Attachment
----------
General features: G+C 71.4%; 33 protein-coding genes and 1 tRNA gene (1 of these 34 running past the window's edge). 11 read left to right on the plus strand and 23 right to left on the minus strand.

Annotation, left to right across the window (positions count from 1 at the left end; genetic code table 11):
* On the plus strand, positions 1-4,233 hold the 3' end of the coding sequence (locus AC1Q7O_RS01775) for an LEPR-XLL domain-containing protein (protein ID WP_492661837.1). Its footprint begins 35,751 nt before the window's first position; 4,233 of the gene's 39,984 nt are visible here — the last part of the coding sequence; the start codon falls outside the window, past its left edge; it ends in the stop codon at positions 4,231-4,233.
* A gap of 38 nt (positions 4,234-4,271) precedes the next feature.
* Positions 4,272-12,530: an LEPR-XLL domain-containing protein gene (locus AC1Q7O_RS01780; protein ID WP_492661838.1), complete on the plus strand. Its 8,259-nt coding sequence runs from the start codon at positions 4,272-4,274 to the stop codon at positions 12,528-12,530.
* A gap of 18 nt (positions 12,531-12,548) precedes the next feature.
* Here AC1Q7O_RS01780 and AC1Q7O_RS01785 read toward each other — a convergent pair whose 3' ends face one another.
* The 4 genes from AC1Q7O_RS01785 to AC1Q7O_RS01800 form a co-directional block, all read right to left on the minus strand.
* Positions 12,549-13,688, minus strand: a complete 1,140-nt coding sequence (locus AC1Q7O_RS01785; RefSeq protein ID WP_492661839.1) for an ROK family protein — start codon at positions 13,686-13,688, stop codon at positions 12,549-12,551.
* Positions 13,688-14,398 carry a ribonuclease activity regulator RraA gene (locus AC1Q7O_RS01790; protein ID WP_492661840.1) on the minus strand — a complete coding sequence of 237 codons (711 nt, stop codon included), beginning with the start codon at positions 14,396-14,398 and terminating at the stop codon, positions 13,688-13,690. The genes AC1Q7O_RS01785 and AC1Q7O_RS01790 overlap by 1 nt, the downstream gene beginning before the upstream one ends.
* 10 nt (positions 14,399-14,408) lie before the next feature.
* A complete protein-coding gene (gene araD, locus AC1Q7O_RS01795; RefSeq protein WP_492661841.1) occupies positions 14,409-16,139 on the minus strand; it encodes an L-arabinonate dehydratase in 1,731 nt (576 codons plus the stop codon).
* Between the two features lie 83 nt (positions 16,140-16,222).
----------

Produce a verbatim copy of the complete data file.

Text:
General features: G+C 71.4%; 33 protein-coding genes and 1 tRNA gene (1 of these 34 running past the window's edge). 11 read left to right on the plus strand and 23 right to left on the minus strand.

Annotation, left to right across the window (positions count from 1 at the left end; genetic code table 11):
* On the plus strand, positions 1-4,233 hold the 3' end of the coding sequence (locus AC1Q7O_RS01775) for an LEPR-XLL domain-containing protein (protein ID WP_492661837.1). Its footprint begins 35,751 nt before the window's first position; 4,233 of the gene's 39,984 nt are visible here — the last part of the coding sequence; the start codon falls outside the window, past its left edge; it ends in the stop codon at positions 4,231-4,233.
* A gap of 38 nt (positions 4,234-4,271) precedes the next feature.
* Positions 4,272-12,530: an LEPR-XLL domain-containing protein gene (locus AC1Q7O_RS01780; protein ID WP_492661838.1), complete on the plus strand. Its 8,259-nt coding sequence runs from the start codon at positions 4,272-4,274 to the stop codon at positions 12,528-12,530.
* A gap of 18 nt (positions 12,531-12,548) precedes the next feature.
* Here AC1Q7O_RS01780 and AC1Q7O_RS01785 read toward each other — a convergent pair whose 3' ends face one another.
* The 4 genes from AC1Q7O_RS01785 to AC1Q7O_RS01800 form a co-directional block, all read right to left on the minus strand.
* Positions 12,549-13,688, minus strand: a complete 1,140-nt coding sequence (locus AC1Q7O_RS01785; RefSeq protein ID WP_492661839.1) for an ROK family protein — start codon at positions 13,686-13,688, stop codon at positions 12,549-12,551.
* Positions 13,688-14,398 carry a ribonuclease activity regulator RraA gene (locus AC1Q7O_RS01790; protein ID WP_492661840.1) on the minus strand — a complete coding sequence of 237 codons (711 nt, stop codon included), beginning with the start codon at positions 14,396-14,398 and terminating at the stop codon, positions 13,688-13,690. The genes AC1Q7O_RS01785 and AC1Q7O_RS01790 overlap by 1 nt, the downstream gene beginning before the upstream one ends.
* 10 nt (positions 14,399-14,408) lie before the next feature.
* A complete protein-coding gene (gene araD, locus AC1Q7O_RS01795; RefSeq protein WP_492661841.1) occupies positions 14,409-16,139 on the minus strand; it encodes an L-arabinonate dehydratase in 1,731 nt (576 codons plus the stop codon).
* Between the two features lie 83 nt (positions 16,140-16,222).